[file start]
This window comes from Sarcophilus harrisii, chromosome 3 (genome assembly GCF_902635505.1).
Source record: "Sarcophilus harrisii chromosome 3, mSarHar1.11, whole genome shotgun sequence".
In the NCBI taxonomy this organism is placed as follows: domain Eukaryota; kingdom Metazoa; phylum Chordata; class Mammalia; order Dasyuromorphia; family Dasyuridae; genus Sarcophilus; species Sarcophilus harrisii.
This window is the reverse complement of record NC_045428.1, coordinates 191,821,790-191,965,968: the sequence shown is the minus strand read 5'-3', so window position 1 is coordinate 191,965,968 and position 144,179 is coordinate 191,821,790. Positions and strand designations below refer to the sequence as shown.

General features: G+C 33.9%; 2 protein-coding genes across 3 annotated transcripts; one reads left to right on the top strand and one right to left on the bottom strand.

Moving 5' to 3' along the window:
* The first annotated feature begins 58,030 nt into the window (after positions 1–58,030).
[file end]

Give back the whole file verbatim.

This window comes from Sarcophilus harrisii, chromosome 3 (genome assembly GCF_902635505.1).
Source record: "Sarcophilus harrisii chromosome 3, mSarHar1.11, whole genome shotgun sequence".
In the NCBI taxonomy this organism is placed as follows: domain Eukaryota; kingdom Metazoa; phylum Chordata; class Mammalia; order Dasyuromorphia; family Dasyuridae; genus Sarcophilus; species Sarcophilus harrisii.
This window is the reverse complement of record NC_045428.1, coordinates 191,821,790-191,965,968: the sequence shown is the minus strand read 5'-3', so window position 1 is coordinate 191,965,968 and position 144,179 is coordinate 191,821,790. Positions and strand designations below refer to the sequence as shown.

General features: G+C 33.9%; 2 protein-coding genes across 3 annotated transcripts; one reads left to right on the top strand and one right to left on the bottom strand.

Moving 5' to 3' along the window:
* The first annotated feature begins 58,030 nt into the window (after positions 1–58,030).